Originally published July 9, 2017
Everybody lies. People lie about how many drinks they had on the way home. They lie about how often they go to the gym, how much those new shoes cost, whether they read that book. They call in sick when they’re not. They say they’ll be in touch when they won’t. They say it’s not about you when it is. They say they love you when they don’t. They say they’re happy while in the dumps. They say they like women when they really like men. People lie to friends. They lie to bosses. They lie to kids. They lie to parents. They lie to doctors. They lie to husbands. They lie to wives. They lie to themselves. And they damn sure lie to surveys. Here’s my brief survey for you:
Have you ever cheated in an exam?
Have you ever fantasised about killing someone?
Were you tempted to lie?
Many people underreport embarrassing behaviours and thoughts on surveys. They want to look good, even though most surveys are anonymous. This is called social desirability bias. An important paper in 1950 provided powerful evidence of how surveys can fall victim to such bias. Researchers collected data, from official sources, on the residents of Denver: what percentage of them voted, gave to charity, and owned a library card. They then surveyed the residents to see if the percentages would match. The results were, at the time, shocking. What the residents reported to the surveys was very different from the data the researchers had gathered. Even though nobody gave their names, people, in large numbers, exaggerated their voter registration status, voting behaviour, and charitable giving.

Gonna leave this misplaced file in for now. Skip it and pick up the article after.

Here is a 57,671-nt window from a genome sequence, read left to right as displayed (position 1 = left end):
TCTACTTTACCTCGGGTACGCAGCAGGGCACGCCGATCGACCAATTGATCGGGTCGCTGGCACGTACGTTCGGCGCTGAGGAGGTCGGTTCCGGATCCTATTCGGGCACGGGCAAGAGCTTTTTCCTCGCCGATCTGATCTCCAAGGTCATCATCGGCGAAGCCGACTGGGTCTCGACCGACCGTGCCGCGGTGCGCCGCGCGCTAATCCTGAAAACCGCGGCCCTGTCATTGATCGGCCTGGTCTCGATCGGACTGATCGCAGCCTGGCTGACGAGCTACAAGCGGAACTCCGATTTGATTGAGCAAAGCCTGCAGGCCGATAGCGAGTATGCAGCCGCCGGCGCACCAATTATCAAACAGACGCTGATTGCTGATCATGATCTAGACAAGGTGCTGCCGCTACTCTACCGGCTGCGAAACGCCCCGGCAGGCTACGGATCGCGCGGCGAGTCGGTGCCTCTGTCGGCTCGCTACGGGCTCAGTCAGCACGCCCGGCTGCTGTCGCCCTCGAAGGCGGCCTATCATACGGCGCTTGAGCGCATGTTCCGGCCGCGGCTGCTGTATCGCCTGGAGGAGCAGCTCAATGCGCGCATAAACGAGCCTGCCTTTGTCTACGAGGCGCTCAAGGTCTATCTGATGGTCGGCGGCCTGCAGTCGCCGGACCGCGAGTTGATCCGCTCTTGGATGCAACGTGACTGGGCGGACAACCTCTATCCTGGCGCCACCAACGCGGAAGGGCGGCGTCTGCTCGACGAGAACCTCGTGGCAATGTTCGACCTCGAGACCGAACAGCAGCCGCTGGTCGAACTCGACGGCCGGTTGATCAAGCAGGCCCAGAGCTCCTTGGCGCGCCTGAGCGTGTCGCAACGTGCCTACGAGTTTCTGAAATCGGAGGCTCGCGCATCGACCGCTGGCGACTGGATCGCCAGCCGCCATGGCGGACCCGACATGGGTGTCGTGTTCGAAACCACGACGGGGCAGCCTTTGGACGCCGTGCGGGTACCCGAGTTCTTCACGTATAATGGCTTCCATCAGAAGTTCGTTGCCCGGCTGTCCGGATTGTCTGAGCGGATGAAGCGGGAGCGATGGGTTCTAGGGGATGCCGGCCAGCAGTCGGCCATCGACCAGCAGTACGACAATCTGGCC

The article is here.